As noted in today's open access paper, Bcl-xL is upregulated in very long-lived humans in comparison to their shorter-lived peers. This Bcl-xL activity may assist in slowing aging modestly, raising the odds of surviving to an advanced age, via maintenance of a more functional immune system. That more functional immune system, more capable of destroying senescent cells, may counteract the downside of senescent cells being more able to resist apoptosis and self-destruction given higher Bcl-xL expression.
Bcl-xL as a Modulator of Senescence and Aging
Centenarians, the most aged individuals, should accumulate senescent cells and suffer from their deleterious effects, however, they enjoy a compression of morbidity. We have shown that they overexpress B-cell lymphoma-extra large (Bcl-xL). Bcl-xL could avoid an excessive burden of senescent cells through the regulation of intrinsic apoptosis, mitochondrial bioenergetics and oxidative stress. On the other hand, Bcl-xL maintains a fully functional immune system that ensures an efficient clearance of senescent cells. Moreover, there is a paradox, as inhibitors of Bcl-xL have been employed as senolytic agents, which have been shown to protect from aging in animal models.
Despite its well-documented anti-apoptotic role, Bcl-xL is also related to mitochondrial bioenergetics by modulating mitochondrial fusion and fission, increasing total mitochondrial biomass, and enhancing the efficiency of the ATP synthesis. As cellular senescence can be both beneficial and detrimental for the organism, accordingly, Bcl-xL might play a dual role on senescence.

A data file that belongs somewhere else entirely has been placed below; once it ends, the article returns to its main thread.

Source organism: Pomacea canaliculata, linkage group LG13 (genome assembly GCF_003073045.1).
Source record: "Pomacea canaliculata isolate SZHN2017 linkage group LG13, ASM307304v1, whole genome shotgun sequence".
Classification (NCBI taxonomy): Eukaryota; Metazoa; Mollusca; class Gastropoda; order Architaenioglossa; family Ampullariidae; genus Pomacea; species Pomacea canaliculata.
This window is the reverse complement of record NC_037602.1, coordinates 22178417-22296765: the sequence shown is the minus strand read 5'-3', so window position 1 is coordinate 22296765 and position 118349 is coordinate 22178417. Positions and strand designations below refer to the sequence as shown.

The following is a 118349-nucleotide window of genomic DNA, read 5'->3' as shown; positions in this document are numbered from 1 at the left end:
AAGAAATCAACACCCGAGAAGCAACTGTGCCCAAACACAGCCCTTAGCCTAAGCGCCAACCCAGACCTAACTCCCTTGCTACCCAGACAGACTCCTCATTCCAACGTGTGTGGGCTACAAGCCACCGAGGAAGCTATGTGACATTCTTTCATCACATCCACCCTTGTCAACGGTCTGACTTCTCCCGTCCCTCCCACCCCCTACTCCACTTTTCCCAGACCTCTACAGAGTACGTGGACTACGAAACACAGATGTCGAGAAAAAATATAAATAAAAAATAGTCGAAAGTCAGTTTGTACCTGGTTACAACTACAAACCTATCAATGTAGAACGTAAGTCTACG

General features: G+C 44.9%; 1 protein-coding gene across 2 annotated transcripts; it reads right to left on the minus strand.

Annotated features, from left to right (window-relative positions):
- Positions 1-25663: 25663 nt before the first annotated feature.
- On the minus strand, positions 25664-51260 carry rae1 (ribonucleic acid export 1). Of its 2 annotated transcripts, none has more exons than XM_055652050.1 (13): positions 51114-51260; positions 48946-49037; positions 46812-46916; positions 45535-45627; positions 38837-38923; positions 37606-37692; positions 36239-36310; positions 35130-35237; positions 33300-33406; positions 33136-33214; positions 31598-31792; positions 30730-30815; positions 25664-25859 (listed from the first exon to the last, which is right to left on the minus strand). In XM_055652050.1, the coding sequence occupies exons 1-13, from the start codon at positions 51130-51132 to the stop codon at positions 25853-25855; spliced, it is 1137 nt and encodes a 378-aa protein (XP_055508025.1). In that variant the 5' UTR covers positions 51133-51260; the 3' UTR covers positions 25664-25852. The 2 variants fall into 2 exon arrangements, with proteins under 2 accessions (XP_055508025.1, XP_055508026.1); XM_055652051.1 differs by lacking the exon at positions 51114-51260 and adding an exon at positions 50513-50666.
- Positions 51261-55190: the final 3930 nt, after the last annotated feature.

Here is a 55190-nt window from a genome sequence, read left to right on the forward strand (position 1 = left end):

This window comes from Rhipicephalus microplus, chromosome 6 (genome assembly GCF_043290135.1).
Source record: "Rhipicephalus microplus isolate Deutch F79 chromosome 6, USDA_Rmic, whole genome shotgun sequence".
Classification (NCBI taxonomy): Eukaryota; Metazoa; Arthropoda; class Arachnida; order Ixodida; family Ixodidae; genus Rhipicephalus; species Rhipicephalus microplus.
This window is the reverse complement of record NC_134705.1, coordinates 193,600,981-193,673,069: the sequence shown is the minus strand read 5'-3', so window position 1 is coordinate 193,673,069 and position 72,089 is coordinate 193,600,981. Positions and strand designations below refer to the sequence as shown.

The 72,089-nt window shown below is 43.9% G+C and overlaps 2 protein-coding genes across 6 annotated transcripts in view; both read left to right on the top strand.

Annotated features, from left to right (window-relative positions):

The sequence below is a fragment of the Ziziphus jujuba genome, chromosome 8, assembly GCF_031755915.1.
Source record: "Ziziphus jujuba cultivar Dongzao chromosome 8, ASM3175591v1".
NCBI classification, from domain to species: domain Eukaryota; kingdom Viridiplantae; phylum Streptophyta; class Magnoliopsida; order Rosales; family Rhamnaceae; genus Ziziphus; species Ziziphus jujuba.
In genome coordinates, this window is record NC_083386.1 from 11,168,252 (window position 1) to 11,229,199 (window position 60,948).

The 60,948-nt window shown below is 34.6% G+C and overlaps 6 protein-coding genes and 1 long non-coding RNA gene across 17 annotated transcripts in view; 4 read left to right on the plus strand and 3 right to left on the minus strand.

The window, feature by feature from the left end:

A possible hypothesis could be that during acute senescence, Bcl-xL effects on mitochondria would help senescent cells to cover their metabolic demand to secrete the SASP to promote their clearance as part of the senescence-clearance-regeneration procedure. However, senescent cells are also characterized by dysfunctional mitochondria, due to an imbalance between mitochondrial fission and fusion, which is critical for the functionality of the mitochondrial network. In this scenario, Bcl-xL might avoid the accumulation of dysfunctional mitochondria in senescent cells, thus preventing their detrimental effect on tissue homeostasis.
Senescent cells mainly depend on the immune system to be cleared; thus, a dysfunctional immune system will lead to accumulation of senescent cells within tissues. To promote the depletion of senescent cells, senolytic drugs aim to eliminate senescent cells without affecting quiescent or proliferating cells. Since the expression of anti-apoptotic and pro-apoptotic genes is higher in senescent cells compared to healthy cells, inhibitors of Bcl-xL have been described as senolytic agents because they only induce apoptosis in senescent cells, both in vitro and in vivo. ABT737, ABT263 or Navitoclax, which targets the Bcl-2/Bcl-xL proteins, is a potent senolytic drug that selectively kills senescent cells, regardless of how they were induced.